The Navajo Nation has joined calls for an accounting of the deaths at Fort Hood after one of its members became the latest soldier from the U.S. Army post to die this year., a 25-year-old soldier from Pinehill, New Mexico, died Wednesday after he collapsed following a physical fitness training exercise five days earlier, according to officials at the central Texas post.
Fort Hood confirmed that 12 soldiers had died, but the Associated Press said it had obtained data from Fort Hood officials showing that 28 soldiers died this year.
The Navajo Nation Council praised Chee in a statement Friday and urged the Army to thoroughly investigate his and the other soldiers' deaths.
"We are deeply disturbed by the string of deaths at Fort Hood, and if there is any malfeasance or negligence involved, the Navajo Nation calls on our national leaders to pursue every available avenue to protect the lives of our Navajo warriors and those serving in the U.S. Armed Forces," Speaker of the Council Seth Damon said.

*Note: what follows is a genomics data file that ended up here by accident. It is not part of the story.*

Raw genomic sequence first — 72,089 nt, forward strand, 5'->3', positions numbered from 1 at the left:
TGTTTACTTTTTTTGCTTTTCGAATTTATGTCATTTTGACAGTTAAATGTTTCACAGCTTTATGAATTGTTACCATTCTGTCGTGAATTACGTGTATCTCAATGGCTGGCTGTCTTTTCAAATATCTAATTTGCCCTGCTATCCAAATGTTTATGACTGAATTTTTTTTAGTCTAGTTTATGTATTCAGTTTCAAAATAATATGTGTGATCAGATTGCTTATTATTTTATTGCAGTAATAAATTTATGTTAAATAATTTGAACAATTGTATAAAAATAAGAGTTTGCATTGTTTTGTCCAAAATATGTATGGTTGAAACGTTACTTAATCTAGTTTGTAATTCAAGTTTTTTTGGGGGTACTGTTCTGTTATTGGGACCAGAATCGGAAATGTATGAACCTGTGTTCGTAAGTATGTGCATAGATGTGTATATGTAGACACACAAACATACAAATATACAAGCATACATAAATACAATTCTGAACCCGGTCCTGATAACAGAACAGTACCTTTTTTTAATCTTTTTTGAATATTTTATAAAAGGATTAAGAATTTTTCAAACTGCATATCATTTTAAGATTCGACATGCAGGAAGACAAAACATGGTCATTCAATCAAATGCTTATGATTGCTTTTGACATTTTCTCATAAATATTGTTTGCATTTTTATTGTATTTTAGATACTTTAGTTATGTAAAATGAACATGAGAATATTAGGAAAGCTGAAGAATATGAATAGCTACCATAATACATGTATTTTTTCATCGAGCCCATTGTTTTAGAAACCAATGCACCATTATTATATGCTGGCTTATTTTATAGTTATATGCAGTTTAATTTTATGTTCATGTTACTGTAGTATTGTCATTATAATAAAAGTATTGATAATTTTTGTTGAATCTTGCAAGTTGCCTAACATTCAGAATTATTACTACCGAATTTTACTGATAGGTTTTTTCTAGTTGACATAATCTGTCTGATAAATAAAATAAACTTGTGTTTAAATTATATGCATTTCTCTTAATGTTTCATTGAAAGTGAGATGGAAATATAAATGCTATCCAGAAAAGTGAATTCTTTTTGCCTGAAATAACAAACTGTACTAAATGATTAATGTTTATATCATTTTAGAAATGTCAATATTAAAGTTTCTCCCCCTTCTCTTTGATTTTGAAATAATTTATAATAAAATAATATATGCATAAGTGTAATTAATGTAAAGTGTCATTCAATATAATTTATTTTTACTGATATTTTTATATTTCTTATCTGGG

Fort Hood initially reported the soldier's first name as Corlton, but corrected his name to Carlton in an email to CBS News.
Army officials have said Chee's death is being investigated and that an autopsy would be performed by the Southwestern Institute of Forensic Sciences in Dallas. They said he died at hospital near Fort Hood in the company of his family.
Lieutenant Colonel Ron Sprang, commander of the 2nd Batallion, 12th Cavalry Regiment to which Chee was assigned, said the team is "devastated" by Chee's death. Chee had previously been awarded the National Defense Service Medal and the Army Service Ribbon.
"[Carlton] was an amazing Trooper and so full of life and potential," Sprang said in a statement. "Every loss effects every single person in this Battalion because we a family of warriors, but this is exceptionally heartbreaking."
Last week, the Army announced changes in the leadership at Fort Hood amid what they said was ainto the killing of another soldier at the post. A fellow soldier allegedly bludgeoning to death has prompted calls for the military to change the way it handles sexual abuse and harassment.
On Friday, U.S. Sens. John Cornyn (R-Texas), Elizabeth Warren (D-Mass.) and Ed Markey (D-Mass.) sent a letter to the Senate Armed Forces Committee to request a public hearing on the independent review happening at the base.
Li Cohen contributed to this report.